Russia may accept Bitcoin as payment for oil and gas

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Russia is considering accepting Bitcoin as a means of payment for its raw materials, such as gas or oil. Following the sanctions decreed by the West in the middle of the war in Ukraine, the Kremlin took the decision to no longer accept payments in euros or dollars from hostile countries.

The war in Ukraine has heightened tensions between Russia and the Western world. To punish the Russian invaders, the West decreed multiple sanctions. Several Russian media have been blocked in Europe while the assets of banks, oligarchs and MPs abroad have been frozen.

In retaliation, Russia decided to refuse the euro and the dollar as a means of payment for its gas. This Wednesday, March 23, President Vladimir Putin has indeed undertaken to refuse fiduciary currencies issued by hostile countries.

“I have taken the decision to implement a set of measures to switch to payment in rubles for our gas delivered to hostile countries, and to waive all payments for the currencies that have been compromised. It is clear that delivering our goods to the EU, the United States, and receiving dollars, euros, other currencies, no longer makes sense for us,” Vladimir Putin announced. This measure aims in particular to stimulate the value of the ruble, which has been falling since the first strikes in Ukraine at the end of February.

Russia may accept Bitcoin as payment for oil and gas

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During a press conference, Pavel Zavalny, chairman of the Energy Commission of the State Duma in Russia, clarified that this measure concerns only the country hostile to the Kremlin. For “friendly” countries, such as China or Turkey, Moscow will offer greater payment flexibility regarding currencies.

“With Turkey, it can be liras and roubles. So there can be a variety of currencies, and that’s common practice. If they want bitcoin, we’ll trade bitcoin,” said Pavel Zavalny. Russia is obviously considering accepting payments in cryptocurrencies, such as Bitcoin, in exchange for its gas, and other raw materials exported by Russia, such as oil.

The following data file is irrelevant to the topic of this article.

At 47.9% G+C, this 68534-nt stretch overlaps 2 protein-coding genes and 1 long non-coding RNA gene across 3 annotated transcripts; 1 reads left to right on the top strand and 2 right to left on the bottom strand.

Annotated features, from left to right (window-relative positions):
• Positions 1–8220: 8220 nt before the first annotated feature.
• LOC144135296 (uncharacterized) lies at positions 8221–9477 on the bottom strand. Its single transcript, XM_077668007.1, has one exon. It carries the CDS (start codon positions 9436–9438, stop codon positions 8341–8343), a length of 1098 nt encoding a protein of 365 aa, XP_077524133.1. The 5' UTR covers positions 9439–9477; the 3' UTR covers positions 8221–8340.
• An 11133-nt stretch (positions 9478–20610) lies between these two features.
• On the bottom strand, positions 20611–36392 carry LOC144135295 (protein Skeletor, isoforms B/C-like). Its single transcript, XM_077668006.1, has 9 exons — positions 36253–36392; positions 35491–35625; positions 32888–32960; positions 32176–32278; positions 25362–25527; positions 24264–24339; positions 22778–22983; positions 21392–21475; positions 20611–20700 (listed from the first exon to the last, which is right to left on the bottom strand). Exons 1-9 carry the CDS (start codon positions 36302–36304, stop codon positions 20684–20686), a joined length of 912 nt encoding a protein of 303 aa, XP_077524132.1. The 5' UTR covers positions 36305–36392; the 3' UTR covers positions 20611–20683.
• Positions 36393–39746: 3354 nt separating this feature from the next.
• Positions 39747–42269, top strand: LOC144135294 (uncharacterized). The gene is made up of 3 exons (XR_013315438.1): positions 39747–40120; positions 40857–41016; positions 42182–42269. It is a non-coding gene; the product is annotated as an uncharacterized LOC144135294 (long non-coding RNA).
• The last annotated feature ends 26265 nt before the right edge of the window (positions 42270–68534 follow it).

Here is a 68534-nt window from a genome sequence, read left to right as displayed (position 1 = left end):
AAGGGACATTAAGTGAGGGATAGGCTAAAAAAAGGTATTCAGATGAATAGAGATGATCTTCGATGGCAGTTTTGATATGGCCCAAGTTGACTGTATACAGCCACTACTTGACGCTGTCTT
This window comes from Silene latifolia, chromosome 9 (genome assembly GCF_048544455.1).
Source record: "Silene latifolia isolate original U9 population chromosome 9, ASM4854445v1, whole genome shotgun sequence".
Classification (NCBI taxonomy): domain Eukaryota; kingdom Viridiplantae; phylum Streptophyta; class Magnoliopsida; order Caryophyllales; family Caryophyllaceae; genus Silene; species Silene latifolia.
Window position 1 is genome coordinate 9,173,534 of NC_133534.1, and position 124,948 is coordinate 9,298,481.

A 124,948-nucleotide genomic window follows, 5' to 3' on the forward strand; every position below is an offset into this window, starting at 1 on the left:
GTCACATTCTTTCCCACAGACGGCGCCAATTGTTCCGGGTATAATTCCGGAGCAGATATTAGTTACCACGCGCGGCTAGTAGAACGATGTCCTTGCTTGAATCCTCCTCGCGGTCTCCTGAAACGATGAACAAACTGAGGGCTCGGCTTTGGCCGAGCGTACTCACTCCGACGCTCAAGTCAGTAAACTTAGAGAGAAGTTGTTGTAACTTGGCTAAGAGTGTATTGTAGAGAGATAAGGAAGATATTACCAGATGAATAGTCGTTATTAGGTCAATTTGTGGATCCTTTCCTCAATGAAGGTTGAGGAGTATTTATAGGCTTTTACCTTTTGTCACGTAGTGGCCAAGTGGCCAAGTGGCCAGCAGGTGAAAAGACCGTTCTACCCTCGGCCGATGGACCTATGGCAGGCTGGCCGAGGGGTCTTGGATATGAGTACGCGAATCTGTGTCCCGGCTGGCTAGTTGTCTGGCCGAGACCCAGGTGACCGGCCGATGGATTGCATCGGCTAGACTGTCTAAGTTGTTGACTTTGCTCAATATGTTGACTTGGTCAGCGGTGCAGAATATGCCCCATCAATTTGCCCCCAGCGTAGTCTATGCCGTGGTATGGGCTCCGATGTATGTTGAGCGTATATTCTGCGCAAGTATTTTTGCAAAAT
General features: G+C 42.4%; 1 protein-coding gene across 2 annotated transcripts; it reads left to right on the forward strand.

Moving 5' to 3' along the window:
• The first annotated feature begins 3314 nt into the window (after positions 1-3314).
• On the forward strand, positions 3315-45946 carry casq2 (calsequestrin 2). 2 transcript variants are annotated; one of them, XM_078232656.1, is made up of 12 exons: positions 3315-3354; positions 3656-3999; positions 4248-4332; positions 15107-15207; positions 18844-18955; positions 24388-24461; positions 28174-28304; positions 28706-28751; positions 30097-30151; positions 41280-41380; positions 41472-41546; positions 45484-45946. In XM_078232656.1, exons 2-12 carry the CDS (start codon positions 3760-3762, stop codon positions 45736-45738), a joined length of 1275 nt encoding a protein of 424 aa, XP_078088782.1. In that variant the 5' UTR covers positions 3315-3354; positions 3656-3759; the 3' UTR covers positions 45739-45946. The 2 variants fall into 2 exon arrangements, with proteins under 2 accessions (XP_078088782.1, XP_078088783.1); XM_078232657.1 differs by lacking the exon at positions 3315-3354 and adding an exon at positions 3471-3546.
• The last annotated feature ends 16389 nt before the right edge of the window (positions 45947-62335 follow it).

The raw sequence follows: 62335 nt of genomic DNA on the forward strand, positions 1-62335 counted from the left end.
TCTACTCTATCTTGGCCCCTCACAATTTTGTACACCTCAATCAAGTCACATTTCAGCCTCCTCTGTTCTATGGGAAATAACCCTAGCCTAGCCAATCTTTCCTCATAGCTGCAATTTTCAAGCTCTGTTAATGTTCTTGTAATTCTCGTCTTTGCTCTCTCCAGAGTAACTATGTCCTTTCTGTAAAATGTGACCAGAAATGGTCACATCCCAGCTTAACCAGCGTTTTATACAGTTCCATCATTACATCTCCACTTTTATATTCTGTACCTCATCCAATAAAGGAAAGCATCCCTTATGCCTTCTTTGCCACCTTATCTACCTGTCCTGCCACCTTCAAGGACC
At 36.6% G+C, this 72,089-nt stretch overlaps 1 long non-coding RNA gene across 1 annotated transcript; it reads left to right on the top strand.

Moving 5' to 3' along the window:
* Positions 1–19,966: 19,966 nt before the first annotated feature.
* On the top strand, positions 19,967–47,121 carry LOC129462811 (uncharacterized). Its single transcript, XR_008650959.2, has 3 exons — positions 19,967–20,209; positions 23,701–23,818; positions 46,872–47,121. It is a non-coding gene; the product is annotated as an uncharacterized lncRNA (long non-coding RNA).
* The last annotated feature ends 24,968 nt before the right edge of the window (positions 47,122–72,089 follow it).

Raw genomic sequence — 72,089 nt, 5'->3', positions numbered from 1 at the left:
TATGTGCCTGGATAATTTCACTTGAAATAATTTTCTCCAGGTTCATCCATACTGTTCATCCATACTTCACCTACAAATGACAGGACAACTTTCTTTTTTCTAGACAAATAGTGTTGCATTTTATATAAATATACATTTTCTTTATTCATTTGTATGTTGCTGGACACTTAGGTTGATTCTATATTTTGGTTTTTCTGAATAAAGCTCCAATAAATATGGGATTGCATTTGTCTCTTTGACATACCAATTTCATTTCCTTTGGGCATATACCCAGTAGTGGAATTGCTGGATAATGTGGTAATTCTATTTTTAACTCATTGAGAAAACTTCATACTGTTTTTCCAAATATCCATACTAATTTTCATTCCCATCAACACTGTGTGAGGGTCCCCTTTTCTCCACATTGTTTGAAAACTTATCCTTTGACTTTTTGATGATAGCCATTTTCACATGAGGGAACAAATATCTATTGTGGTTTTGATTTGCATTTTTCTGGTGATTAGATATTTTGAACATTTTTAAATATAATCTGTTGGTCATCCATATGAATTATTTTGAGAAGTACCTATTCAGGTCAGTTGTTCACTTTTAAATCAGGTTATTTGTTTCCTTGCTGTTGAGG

“When we trade with western countries…they should pay hard money. And hard money is gold, or they have to pay in currencies that suit us, and that’s the national currency – the ruble,” the Russian politician clarifies. The term “hard money” connotes currency that has intrinsic economic value. This denomination opposes the currency backed by a commodity having a value; such as gold, to a currency whose only value is decreed arbitrarily.

This unexpected stance gave a boost to Bitcoin prices. The mother of cryptocurrencies briefly passed the $45,000 threshold. For several days, the price of the digital currency seems to be on the rise again. In this context, many market observers believe that Bitcoin could return to the path of $100,000. Currently, the currency rate has stabilized around 44,000 dollars.

Russia’s potential interest in cryptocurrencies has raised concerns from Western central banks. Before Vladimir Putin’s speech, Christine Lagarde, the President of the European Central Bank, accused cryptocurrencies of helping Russia; to ” bypass the sanctions that have been decided by many countries around the world”.

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